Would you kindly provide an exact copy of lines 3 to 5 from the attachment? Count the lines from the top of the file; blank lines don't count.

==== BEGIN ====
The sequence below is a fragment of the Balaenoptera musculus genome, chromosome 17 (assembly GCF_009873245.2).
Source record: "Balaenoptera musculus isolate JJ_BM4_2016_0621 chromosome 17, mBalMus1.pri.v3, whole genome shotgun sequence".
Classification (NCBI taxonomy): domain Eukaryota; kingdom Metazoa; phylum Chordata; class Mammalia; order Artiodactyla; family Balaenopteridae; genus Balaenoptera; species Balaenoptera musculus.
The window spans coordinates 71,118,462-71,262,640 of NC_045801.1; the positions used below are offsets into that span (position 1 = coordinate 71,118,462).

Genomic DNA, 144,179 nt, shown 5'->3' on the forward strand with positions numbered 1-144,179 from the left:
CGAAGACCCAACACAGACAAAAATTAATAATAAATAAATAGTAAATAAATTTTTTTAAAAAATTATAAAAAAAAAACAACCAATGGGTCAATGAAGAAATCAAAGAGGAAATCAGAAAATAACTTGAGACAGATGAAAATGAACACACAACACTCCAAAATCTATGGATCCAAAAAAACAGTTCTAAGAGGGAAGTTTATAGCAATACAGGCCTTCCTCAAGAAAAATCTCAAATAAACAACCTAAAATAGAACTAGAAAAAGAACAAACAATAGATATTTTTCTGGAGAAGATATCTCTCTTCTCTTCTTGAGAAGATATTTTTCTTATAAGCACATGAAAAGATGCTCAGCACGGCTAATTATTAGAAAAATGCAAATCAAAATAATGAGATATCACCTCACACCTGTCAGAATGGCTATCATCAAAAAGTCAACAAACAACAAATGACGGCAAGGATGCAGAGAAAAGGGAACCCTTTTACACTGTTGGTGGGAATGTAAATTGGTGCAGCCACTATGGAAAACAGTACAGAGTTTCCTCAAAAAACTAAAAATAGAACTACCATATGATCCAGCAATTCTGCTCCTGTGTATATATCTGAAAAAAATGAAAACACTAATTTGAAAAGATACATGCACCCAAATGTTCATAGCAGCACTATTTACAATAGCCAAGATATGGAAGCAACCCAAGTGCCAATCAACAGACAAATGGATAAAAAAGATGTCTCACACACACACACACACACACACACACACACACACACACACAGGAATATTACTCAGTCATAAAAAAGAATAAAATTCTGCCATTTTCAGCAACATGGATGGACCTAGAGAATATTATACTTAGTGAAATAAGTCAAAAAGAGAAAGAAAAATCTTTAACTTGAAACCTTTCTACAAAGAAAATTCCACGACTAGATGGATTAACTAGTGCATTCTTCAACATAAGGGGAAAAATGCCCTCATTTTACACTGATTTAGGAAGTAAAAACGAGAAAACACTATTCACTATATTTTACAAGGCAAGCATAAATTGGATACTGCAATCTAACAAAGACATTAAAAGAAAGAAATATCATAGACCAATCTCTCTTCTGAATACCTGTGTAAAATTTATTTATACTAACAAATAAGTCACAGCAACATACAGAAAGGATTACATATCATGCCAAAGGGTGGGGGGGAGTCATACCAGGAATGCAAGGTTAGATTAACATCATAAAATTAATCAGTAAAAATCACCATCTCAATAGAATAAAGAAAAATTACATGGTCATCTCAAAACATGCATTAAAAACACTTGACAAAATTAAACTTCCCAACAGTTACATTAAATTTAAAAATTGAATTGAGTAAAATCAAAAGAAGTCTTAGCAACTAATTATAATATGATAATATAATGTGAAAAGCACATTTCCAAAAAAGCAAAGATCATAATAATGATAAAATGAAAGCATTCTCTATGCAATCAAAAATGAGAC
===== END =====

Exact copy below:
Classification (NCBI taxonomy): domain Eukaryota; kingdom Metazoa; phylum Chordata; class Mammalia; order Artiodactyla; family Balaenopteridae; genus Balaenoptera; species Balaenoptera musculus.
The window spans coordinates 71,118,462-71,262,640 of NC_045801.1; the positions used below are offsets into that span (position 1 = coordinate 71,118,462).

Genomic DNA, 144,179 nt, shown 5'->3' on the forward strand with positions numbered 1-144,179 from the left: